coal fired power plant in Poland
A coal fired power plant in Poland © Sean Gallup/Getty Images

How the Just Transition Mechanism works

The funding will be divided into three routes. The first is the Just Transition Fund with a budget of 40 billion euros. 10 of these will come from the EU budget and the remainder from the European recovery tool. For every euro received from the EU budget, each member state will have to supply between 1.5 and 3 euros of those received from other EU programmes (the European Regional Development Fund and European Social Fund +), on top of a co-financing fee. This will have a multiplying effect that increases the fund’s total financial scope to between 89 and 107 billion euros.

The second mechanism is InvestEU, the programme that aims to support investment and access to funding, with guarantees provided by the EU budget. It will be deployed between 2021 and 2027, mobilising 650 billion euros, of which 1.8 billion will be dedicated to the Just Transition goals.

Finally, the European Investment Bank will also come into play. Thanks to a 1.5 billion euros injection from the EU budget, it will provide loans totalling 10 billion euros to public bodies. Here too the aim is to generate a virtuous cycle that creates favourable conditions for a further 25-30 billion euros in public investments.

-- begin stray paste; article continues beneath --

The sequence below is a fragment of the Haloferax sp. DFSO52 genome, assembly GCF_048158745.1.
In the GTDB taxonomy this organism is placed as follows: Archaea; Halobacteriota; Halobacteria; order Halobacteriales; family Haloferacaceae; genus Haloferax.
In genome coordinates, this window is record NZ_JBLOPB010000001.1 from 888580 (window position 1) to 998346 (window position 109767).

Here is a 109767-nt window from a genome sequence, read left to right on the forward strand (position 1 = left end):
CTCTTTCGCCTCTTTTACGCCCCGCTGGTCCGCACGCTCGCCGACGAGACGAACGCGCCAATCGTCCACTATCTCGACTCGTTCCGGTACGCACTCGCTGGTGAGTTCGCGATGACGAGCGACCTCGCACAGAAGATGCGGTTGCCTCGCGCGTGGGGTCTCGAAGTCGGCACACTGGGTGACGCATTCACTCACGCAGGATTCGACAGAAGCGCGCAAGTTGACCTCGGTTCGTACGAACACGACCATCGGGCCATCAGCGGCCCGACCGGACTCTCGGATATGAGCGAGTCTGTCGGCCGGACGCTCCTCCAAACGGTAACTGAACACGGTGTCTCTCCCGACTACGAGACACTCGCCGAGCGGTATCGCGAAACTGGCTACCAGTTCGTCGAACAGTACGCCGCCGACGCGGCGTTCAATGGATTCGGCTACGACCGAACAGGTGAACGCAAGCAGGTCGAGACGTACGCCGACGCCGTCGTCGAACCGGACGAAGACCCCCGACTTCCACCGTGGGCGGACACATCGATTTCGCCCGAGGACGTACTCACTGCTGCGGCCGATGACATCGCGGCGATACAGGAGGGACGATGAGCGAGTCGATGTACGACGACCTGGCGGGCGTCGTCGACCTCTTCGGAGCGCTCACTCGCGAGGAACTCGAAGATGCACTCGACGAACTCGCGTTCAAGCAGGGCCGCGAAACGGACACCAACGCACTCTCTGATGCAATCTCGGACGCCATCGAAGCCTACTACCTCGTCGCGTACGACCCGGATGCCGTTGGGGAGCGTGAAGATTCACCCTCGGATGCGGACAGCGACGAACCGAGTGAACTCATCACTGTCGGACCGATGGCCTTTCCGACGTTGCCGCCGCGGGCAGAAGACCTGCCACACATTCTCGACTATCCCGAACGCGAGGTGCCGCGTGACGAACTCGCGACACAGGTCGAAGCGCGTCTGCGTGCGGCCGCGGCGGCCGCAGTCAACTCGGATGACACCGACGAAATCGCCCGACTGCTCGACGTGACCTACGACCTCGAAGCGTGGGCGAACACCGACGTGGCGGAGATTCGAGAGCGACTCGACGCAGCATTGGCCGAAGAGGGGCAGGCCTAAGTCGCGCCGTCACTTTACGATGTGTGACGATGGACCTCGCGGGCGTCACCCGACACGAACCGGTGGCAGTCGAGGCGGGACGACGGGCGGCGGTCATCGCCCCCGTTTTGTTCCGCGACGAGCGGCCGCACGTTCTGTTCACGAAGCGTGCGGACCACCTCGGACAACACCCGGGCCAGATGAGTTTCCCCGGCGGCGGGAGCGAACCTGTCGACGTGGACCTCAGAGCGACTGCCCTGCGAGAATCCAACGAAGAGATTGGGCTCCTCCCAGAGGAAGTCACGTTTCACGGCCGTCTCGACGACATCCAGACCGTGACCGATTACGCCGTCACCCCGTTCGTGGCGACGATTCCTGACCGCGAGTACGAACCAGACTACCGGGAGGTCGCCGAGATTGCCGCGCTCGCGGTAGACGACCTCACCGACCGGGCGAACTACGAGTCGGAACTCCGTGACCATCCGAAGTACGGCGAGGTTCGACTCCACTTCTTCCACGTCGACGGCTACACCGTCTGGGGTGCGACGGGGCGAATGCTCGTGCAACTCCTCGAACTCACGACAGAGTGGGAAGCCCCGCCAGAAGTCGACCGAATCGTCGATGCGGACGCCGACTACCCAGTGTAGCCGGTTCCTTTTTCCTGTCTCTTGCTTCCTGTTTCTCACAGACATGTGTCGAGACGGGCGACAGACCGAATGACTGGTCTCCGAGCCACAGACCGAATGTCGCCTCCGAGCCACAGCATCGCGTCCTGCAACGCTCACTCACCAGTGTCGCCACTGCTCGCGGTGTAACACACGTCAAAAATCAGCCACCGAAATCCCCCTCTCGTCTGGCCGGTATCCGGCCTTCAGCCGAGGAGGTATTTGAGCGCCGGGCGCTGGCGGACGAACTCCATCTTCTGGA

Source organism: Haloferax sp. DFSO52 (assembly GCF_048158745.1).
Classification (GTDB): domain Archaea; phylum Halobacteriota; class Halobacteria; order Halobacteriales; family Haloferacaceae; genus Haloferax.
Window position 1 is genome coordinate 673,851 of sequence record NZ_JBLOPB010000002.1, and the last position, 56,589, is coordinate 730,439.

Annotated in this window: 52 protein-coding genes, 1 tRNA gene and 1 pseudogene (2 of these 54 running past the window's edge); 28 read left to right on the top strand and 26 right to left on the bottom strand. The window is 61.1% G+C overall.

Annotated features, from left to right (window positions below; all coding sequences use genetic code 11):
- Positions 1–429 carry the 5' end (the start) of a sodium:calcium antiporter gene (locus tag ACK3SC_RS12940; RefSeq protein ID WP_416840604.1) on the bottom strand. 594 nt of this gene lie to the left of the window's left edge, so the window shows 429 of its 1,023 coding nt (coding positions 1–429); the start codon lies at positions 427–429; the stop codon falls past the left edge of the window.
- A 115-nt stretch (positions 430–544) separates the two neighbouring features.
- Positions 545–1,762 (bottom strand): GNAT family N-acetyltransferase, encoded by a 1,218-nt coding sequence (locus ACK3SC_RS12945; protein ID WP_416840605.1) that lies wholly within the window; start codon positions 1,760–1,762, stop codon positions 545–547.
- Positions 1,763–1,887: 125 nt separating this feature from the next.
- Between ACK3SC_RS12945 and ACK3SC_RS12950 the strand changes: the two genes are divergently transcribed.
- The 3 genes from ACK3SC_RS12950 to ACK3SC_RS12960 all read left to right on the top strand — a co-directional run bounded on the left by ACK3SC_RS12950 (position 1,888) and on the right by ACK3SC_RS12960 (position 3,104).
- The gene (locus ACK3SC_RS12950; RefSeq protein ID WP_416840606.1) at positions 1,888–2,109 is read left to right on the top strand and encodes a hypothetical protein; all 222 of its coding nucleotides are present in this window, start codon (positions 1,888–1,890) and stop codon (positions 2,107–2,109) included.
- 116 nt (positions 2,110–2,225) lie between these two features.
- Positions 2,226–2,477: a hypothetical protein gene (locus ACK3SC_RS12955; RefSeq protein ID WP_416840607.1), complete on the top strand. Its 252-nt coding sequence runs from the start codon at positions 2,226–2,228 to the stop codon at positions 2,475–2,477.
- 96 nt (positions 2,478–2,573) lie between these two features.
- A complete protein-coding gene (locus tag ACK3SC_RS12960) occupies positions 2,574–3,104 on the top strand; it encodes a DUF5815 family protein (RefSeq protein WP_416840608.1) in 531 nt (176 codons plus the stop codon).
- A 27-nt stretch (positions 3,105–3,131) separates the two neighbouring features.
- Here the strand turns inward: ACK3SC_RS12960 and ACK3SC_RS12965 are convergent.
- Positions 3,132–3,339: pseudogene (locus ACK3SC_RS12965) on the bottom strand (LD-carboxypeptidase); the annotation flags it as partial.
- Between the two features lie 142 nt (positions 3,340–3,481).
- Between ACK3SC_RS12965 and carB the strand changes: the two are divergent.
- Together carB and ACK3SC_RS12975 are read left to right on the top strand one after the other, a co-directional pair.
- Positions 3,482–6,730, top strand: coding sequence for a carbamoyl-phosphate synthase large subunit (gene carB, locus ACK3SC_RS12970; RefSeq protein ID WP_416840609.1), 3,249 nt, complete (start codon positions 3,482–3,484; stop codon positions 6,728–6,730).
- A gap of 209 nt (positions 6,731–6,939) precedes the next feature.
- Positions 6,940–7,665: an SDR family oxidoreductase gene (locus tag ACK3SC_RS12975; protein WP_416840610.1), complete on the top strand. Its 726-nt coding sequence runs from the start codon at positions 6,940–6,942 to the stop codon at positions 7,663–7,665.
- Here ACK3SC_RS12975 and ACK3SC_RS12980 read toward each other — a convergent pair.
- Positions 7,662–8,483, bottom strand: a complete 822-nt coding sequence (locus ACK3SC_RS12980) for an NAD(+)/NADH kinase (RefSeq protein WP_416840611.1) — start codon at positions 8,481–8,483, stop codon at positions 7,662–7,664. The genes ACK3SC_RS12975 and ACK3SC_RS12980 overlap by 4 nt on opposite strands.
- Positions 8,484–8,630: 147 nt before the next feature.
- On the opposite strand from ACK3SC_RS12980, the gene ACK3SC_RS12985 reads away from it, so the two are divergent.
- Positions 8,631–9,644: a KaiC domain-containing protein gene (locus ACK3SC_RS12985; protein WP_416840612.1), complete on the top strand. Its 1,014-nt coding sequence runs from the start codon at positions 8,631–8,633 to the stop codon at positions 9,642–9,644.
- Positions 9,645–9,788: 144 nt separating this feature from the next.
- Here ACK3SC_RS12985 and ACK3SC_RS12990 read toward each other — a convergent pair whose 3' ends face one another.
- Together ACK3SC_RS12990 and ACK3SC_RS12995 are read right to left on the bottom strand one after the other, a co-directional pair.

Those who wish to benefit from these opportunities will find information, resources and updates on the Just Transition Platform, a portal provided by the Commission.

An unmissable chance for a sustainable future

Timmermans has stressed that the years ahead of us represent an opportunity that can’t be missed. The European Union will invest a total of 1.8 trillion euros to put the economy, which is currently suffering due to the health emergency, back on its feet. This is an unprecedented sum. What good would it do to use this money to try and maintain a status quo that has proven its limitations time and time again?

In his impassioned speech, Timmermans referred to a concept that is dear to economists: stranded assets. Building a fossil fuel power plant, for example, might (wrongly) seem like a shortcut that can revitalise the economy by creating jobs. However, due to the adoption of new environmental regulations and stricter tax systems, as well as the technological evolution that is making renewables increasingly cheaper, soon fossil fuel energy will be pushed off the market, losing its monetary value. Meanwhile, however, it will have contributed to global warming, pollution and environmental degradation.

“The money we use now is money borrowed from the next generations,” Timmermans concluded. “Spending it on their future, instead of our past, is a moral imperative and a matter of economic good sense. We have no choice”.